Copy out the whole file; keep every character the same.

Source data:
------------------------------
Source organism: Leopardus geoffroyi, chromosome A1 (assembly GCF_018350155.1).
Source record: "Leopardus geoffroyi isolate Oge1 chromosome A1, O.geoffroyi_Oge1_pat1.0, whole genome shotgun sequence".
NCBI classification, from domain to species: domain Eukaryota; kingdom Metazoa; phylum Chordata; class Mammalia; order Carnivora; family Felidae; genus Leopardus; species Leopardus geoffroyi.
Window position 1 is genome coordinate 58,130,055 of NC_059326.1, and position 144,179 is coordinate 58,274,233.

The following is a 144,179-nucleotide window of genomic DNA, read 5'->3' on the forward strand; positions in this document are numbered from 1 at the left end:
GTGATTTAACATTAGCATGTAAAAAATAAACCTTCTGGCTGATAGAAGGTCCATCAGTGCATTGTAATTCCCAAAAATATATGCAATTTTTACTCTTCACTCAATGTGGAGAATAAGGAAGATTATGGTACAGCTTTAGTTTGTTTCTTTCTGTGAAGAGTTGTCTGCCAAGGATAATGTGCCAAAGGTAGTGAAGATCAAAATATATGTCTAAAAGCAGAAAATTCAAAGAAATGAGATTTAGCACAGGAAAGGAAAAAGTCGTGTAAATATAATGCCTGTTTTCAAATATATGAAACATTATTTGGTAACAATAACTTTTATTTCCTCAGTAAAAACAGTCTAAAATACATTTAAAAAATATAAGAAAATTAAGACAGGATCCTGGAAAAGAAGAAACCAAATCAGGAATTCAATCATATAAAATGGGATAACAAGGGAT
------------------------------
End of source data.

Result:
Source organism: Leopardus geoffroyi, chromosome A1 (assembly GCF_018350155.1).
Source record: "Leopardus geoffroyi isolate Oge1 chromosome A1, O.geoffroyi_Oge1_pat1.0, whole genome shotgun sequence".
NCBI classification, from domain to species: domain Eukaryota; kingdom Metazoa; phylum Chordata; class Mammalia; order Carnivora; family Felidae; genus Leopardus; species Leopardus geoffroyi.
Window position 1 is genome coordinate 58,130,055 of NC_059326.1, and position 144,179 is coordinate 58,274,233.

The following is a 144,179-nucleotide window of genomic DNA, read 5'->3' on the forward strand; positions in this document are numbered from 1 at the left end:
GTGATTTAACATTAGCATGTAAAAAATAAACCTTCTGGCTGATAGAAGGTCCATCAGTGCATTGTAATTCCCAAAAATATATGCAATTTTTACTCTTCACTCAATGTGGAGAATAAGGAAGATTATGGTACAGCTTTAGTTTGTTTCTTTCTGTGAAGAGTTGTCTGCCAAGGATAATGTGCCAAAGGTAGTGAAGATCAAAATATATGTCTAAAAGCAGAAAATTCAAAGAAATGAGATTTAGCACAGGAAAGGAAAAAGTCGTGTAAATATAATGCCTGTTTTCAAATATATGAAACATTATTTGGTAACAATAACTTTTATTTCCTCAGTAAAAACAGTCTAAAATACATTTAAAAAATATAAGAAAATTAAGACAGGATCCTGGAAAAGAAGAAACCAAATCAGGAATTCAATCATATAAAATGGGATAACAAGGGAT